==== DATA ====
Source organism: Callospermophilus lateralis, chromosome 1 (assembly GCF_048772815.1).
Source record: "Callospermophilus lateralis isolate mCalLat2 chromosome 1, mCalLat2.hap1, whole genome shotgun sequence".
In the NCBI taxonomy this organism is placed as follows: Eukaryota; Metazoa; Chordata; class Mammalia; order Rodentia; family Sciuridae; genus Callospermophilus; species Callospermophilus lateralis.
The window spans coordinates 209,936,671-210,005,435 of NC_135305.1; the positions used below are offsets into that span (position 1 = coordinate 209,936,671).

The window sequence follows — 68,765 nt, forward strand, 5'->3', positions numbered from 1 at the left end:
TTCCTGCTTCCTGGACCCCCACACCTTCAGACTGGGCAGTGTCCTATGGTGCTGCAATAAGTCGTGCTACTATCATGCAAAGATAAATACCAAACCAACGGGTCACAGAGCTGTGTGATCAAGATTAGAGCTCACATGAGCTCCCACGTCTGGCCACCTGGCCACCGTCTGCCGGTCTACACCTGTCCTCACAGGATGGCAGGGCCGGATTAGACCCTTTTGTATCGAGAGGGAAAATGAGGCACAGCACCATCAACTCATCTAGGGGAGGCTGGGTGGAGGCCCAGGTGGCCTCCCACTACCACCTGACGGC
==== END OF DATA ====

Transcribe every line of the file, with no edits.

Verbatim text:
Source organism: Callospermophilus lateralis, chromosome 1 (assembly GCF_048772815.1).
Source record: "Callospermophilus lateralis isolate mCalLat2 chromosome 1, mCalLat2.hap1, whole genome shotgun sequence".
In the NCBI taxonomy this organism is placed as follows: Eukaryota; Metazoa; Chordata; class Mammalia; order Rodentia; family Sciuridae; genus Callospermophilus; species Callospermophilus lateralis.
The window spans coordinates 209,936,671-210,005,435 of NC_135305.1; the positions used below are offsets into that span (position 1 = coordinate 209,936,671).

The window sequence follows — 68,765 nt, forward strand, 5'->3', positions numbered from 1 at the left end:
TTCCTGCTTCCTGGACCCCCACACCTTCAGACTGGGCAGTGTCCTATGGTGCTGCAATAAGTCGTGCTACTATCATGCAAAGATAAATACCAAACCAACGGGTCACAGAGCTGTGTGATCAAGATTAGAGCTCACATGAGCTCCCACGTCTGGCCACCTGGCCACCGTCTGCCGGTCTACACCTGTCCTCACAGGATGGCAGGGCCGGATTAGACCCTTTTGTATCGAGAGGGAAAATGAGGCACAGCACCATCAACTCATCTAGGGGAGGCTGGGTGGAGGCCCAGGTGGCCTCCCACTACCACCTGACGGC